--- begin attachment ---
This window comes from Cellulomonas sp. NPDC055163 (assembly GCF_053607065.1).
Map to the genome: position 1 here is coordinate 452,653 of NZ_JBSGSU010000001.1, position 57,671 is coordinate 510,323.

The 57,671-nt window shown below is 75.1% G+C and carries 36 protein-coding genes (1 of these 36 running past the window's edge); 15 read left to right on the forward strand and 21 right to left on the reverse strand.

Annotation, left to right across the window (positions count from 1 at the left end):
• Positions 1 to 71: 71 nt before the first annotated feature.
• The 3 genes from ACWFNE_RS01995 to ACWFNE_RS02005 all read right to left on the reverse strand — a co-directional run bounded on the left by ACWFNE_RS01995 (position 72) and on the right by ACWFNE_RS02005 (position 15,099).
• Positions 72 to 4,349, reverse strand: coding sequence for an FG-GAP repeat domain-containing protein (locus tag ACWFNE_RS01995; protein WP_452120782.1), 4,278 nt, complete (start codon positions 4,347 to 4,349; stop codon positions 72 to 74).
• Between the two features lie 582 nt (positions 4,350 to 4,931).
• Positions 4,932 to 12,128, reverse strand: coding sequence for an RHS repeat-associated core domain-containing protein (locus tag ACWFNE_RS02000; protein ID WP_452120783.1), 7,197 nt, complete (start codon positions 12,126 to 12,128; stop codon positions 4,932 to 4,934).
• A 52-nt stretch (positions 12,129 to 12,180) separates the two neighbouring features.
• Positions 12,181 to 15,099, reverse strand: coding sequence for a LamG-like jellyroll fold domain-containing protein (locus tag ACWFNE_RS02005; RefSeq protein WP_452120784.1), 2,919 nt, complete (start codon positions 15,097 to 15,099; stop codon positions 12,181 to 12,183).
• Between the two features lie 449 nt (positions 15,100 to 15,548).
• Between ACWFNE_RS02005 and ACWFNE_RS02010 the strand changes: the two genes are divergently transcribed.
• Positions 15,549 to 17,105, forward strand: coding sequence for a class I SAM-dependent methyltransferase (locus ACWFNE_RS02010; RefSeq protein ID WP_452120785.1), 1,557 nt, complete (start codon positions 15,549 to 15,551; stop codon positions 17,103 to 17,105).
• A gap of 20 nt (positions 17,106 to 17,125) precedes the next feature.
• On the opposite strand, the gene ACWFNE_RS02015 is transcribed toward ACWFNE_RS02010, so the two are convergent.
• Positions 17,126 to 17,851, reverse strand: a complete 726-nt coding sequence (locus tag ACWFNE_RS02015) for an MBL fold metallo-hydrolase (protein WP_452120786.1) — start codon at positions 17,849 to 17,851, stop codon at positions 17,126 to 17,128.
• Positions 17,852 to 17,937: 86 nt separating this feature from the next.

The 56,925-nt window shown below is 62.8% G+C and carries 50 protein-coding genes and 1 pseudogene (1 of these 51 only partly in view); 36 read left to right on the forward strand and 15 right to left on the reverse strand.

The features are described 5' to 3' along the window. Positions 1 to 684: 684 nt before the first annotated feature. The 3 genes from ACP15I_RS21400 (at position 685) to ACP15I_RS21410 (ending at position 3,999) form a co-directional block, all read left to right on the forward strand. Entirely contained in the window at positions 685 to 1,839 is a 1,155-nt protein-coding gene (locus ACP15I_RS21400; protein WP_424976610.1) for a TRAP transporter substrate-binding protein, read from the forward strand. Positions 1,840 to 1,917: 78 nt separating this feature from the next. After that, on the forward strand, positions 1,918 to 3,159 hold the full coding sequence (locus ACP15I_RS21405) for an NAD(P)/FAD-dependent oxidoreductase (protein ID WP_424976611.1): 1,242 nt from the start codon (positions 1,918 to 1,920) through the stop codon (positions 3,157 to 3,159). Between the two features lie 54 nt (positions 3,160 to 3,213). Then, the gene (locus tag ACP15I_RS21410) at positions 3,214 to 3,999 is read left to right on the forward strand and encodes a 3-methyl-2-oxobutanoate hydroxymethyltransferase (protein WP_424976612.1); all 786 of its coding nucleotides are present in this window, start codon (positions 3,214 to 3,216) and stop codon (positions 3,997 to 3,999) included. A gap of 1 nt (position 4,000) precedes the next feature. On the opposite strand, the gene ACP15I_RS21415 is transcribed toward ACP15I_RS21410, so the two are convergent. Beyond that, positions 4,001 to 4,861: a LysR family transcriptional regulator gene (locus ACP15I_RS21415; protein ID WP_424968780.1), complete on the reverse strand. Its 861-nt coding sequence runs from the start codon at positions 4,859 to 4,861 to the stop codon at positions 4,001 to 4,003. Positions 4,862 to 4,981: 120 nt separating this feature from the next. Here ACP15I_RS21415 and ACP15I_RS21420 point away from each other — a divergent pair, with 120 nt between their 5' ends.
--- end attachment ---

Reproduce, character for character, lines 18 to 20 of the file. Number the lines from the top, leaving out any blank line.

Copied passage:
• Positions 17,852 to 17,937: 86 nt separating this feature from the next.

The 56,925-nt window shown below is 62.8% G+C and carries 50 protein-coding genes and 1 pseudogene (1 of these 51 only partly in view); 36 read left to right on the forward strand and 15 right to left on the reverse strand.

The features are described 5' to 3' along the window. Positions 1 to 684: 684 nt before the first annotated feature. The 3 genes from ACP15I_RS21400 (at position 685) to ACP15I_RS21410 (ending at position 3,999) form a co-directional block, all read left to right on the forward strand. Entirely contained in the window at positions 685 to 1,839 is a 1,155-nt protein-coding gene (locus ACP15I_RS21400; protein WP_424976610.1) for a TRAP transporter substrate-binding protein, read from the forward strand. Positions 1,840 to 1,917: 78 nt separating this feature from the next. After that, on the forward strand, positions 1,918 to 3,159 hold the full coding sequence (locus ACP15I_RS21405) for an NAD(P)/FAD-dependent oxidoreductase (protein ID WP_424976611.1): 1,242 nt from the start codon (positions 1,918 to 1,920) through the stop codon (positions 3,157 to 3,159). Between the two features lie 54 nt (positions 3,160 to 3,213). Then, the gene (locus tag ACP15I_RS21410) at positions 3,214 to 3,999 is read left to right on the forward strand and encodes a 3-methyl-2-oxobutanoate hydroxymethyltransferase (protein WP_424976612.1); all 786 of its coding nucleotides are present in this window, start codon (positions 3,214 to 3,216) and stop codon (positions 3,997 to 3,999) included. A gap of 1 nt (position 4,000) precedes the next feature. On the opposite strand, the gene ACP15I_RS21415 is transcribed toward ACP15I_RS21410, so the two are convergent. Beyond that, positions 4,001 to 4,861: a LysR family transcriptional regulator gene (locus ACP15I_RS21415; protein ID WP_424968780.1), complete on the reverse strand. Its 861-nt coding sequence runs from the start codon at positions 4,859 to 4,861 to the stop codon at positions 4,001 to 4,003. Positions 4,862 to 4,981: 120 nt separating this feature from the next. Here ACP15I_RS21415 and ACP15I_RS21420 point away from each other — a divergent pair, with 120 nt between their 5' ends.